Image 3: Rendering and video walkthrough of Emergency Department
Donor Recognition Decisions
Visualizations of space is providing the ability to enhance our development process by providing prospective donors the ability to see how a space might look and how they will be recognized for their contribution. During the summer, the Medical Center wanted to improve the exterior recognition for a major donor. Utilizing our new developed models, it took little time to develop several signage options that the University Architect and the Department of Development could consider. This allowed them to quickly make a decision about which signage looked best and provided the best visibility to visitors. The installed product matches almost identically to the rendering, further reinforcing the value of BIM in decision making (Image 4).
Image 4: 3-D rendering allows for review of various signage options for building exterior.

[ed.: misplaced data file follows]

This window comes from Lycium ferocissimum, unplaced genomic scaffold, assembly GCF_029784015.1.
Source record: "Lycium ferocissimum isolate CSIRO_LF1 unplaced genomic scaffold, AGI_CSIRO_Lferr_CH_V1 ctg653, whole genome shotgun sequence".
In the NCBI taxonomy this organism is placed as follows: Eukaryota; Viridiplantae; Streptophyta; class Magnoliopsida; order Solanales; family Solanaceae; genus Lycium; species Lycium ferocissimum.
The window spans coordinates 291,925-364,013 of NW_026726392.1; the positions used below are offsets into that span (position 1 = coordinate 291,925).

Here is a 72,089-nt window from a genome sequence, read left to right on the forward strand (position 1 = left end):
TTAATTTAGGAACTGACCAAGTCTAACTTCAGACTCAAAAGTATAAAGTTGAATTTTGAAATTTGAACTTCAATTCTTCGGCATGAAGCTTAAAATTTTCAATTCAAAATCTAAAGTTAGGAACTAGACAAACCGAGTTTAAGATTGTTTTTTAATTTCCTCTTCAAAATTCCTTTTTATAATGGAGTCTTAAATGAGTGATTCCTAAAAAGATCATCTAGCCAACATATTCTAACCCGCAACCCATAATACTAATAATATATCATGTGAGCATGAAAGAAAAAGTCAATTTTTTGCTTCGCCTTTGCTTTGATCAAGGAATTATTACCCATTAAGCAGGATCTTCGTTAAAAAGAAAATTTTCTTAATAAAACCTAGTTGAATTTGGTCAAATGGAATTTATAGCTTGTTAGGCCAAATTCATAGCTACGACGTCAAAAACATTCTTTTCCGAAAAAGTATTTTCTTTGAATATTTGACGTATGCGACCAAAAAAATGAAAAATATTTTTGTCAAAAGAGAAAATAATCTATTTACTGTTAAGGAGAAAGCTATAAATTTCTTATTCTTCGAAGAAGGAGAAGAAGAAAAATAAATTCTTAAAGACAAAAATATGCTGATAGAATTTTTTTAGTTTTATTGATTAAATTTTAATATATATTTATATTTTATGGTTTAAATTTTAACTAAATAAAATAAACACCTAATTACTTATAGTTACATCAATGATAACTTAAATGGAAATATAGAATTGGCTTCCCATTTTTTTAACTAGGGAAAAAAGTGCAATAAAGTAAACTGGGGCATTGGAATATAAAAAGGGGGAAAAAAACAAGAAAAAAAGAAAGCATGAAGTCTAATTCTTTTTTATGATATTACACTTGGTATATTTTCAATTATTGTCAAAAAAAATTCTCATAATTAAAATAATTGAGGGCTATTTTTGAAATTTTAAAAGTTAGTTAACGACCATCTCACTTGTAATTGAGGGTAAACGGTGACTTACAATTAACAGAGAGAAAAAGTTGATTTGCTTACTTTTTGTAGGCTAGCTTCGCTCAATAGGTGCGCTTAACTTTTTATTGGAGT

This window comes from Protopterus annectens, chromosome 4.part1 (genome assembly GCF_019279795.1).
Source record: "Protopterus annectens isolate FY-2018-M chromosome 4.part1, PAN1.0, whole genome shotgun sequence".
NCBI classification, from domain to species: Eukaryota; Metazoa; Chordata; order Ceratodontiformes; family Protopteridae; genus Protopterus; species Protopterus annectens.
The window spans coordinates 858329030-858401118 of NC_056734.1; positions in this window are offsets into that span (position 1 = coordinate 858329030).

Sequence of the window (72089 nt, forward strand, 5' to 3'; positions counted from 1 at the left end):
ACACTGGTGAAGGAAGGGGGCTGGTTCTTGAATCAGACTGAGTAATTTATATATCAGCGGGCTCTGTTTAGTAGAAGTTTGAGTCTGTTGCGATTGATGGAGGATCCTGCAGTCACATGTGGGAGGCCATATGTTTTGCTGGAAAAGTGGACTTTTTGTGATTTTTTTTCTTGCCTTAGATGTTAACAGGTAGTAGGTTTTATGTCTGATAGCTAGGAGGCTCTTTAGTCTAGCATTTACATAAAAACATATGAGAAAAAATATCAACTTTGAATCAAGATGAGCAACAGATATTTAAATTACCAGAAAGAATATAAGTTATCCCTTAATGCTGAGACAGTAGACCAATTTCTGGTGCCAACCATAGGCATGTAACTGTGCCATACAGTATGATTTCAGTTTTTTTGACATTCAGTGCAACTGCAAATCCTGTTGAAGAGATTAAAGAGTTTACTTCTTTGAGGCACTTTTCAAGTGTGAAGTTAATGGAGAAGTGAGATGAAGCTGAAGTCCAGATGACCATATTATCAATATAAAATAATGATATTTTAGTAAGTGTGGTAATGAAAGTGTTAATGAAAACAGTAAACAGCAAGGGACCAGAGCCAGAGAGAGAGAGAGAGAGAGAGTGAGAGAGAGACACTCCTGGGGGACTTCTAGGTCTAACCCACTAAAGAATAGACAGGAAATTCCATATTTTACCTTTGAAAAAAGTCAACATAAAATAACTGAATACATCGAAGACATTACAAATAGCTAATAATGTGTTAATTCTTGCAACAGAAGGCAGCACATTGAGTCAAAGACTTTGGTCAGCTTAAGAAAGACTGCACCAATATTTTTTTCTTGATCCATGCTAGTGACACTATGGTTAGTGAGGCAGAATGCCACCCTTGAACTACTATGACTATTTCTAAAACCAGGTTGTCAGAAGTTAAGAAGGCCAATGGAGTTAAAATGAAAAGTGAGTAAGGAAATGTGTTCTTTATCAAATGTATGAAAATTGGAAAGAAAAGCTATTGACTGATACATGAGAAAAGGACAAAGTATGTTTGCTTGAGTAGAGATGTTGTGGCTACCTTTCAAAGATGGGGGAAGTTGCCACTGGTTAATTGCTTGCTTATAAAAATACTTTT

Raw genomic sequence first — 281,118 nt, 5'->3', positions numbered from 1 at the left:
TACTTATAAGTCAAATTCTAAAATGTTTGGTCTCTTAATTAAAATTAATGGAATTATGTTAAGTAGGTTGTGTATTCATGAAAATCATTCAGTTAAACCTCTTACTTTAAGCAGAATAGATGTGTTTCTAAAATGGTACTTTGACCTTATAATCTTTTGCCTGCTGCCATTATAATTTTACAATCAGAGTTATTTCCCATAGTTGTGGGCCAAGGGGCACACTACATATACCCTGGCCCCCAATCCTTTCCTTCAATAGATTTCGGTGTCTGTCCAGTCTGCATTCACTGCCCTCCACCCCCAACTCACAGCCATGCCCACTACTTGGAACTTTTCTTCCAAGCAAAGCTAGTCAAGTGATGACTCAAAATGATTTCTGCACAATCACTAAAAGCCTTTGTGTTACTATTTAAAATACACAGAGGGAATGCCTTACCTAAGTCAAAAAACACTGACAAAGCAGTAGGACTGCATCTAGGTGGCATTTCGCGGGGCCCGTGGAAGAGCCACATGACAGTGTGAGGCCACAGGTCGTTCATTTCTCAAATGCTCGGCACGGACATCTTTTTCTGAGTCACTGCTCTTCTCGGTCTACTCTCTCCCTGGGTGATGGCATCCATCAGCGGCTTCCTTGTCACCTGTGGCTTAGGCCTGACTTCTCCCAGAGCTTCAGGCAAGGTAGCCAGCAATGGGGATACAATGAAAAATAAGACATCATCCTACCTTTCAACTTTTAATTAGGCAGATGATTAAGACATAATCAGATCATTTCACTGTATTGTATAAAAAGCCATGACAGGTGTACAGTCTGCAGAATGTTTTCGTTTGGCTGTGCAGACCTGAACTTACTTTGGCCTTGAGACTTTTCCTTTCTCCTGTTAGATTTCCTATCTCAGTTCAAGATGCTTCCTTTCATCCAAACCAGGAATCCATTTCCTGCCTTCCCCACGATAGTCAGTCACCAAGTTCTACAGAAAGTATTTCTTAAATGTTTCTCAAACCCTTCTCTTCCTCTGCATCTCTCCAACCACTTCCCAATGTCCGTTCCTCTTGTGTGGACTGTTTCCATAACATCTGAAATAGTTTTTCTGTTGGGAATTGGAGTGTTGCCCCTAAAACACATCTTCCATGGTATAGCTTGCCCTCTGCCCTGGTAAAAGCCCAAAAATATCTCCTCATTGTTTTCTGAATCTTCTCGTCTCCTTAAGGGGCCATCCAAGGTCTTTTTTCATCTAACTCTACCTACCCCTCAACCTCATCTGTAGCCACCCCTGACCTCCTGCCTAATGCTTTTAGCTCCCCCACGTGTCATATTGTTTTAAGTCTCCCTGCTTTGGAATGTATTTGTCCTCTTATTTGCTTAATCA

While Columbus has a number of high quality health systems that compete with one another, our ability to develop renderings of renovation, new buildings, or new spaces is aiding our marketing efforts to the community as yet another way to advertise our services and differentiate our care.
The effort to develop models for Medical Center buildings has also improved the accuracy of our building floor plans which was due to research into the original building documentation and field verifications. In addition, our building models include data that our traditional 2-D AutoCAD plans do not, such as exteriors, roofs, window placement, ceilings, and heights contributing to the improved the accuracy and value of the models.